KADDISH CHALLENGE

September 22, 2010

Think about your own cultural and or religious belief system. Then, in response to your relationship to someone real or imagined, living or dead (or to Allen and Naomi’s relationship if you like), What would your version of the Kaddish look like?

The following is my seizured attempt at the Irish Catholic version of the Kaddish.
You may notice that my Elegiac Epistle varies somewhat from Ginsberg’s Kadddish, in that, it, for the most part, abandons the repetition of the recipient’s name. That is because we (Irish) invented the understood pronoun – and frankly, it doesn’t matter whether it is understood or not, because it only lends to the circuitous nature of the traditional Irish art of story-telling; however, for the sake of those who are not Irish, I will try not to lose you in confusion.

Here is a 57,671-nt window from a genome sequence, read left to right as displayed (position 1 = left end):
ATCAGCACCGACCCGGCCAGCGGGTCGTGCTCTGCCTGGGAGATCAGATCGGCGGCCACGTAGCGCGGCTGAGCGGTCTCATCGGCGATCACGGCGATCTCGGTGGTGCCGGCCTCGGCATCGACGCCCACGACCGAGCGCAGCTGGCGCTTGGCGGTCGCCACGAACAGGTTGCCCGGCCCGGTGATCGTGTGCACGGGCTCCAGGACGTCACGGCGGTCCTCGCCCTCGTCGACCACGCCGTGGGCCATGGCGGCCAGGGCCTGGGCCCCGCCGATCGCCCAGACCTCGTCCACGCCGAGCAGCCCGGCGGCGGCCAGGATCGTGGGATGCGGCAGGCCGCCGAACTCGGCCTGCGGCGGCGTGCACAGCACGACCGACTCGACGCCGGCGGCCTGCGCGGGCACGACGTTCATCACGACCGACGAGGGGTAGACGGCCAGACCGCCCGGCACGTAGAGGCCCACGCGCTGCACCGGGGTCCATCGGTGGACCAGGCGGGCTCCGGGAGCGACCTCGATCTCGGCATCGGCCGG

Last Epistle to Robbie
June 14, 1963 – June 26, 1978
Carried on the wings of doves
accompanied by the cries of vultures into eternity

I

My mind wanders back – to a warm June evening – the last time we were together.
The light turns green, we wait to cross –
wait for the traffic to slowly inch forward-
wait – until the bottleneck clears
and the cars start moving faster,
wait – for just the right moment.
Then we enter our dance with eternity,
laughing and running, we jump and dodge
in-and-out of speeding cars,
daring God to take us.
But He refuses to answer.

We run into Highs flush with adrenaline,
confident in our invincibility.
You offer to spend your last dollar
on a candy bar for us to share.
Waiting to pay – someone calls out a question
from somewhere in the back of the store.
The clerk looks away
for only a second.
I lift a pack of Marlboros from the counter,
put them in my pocket – You pay.
We go out into the night.

We walk next door to the coin laundry.
We’re alone – we’re broke –
You busy yourself with a coat hanger
trying to jimmy the coin slots.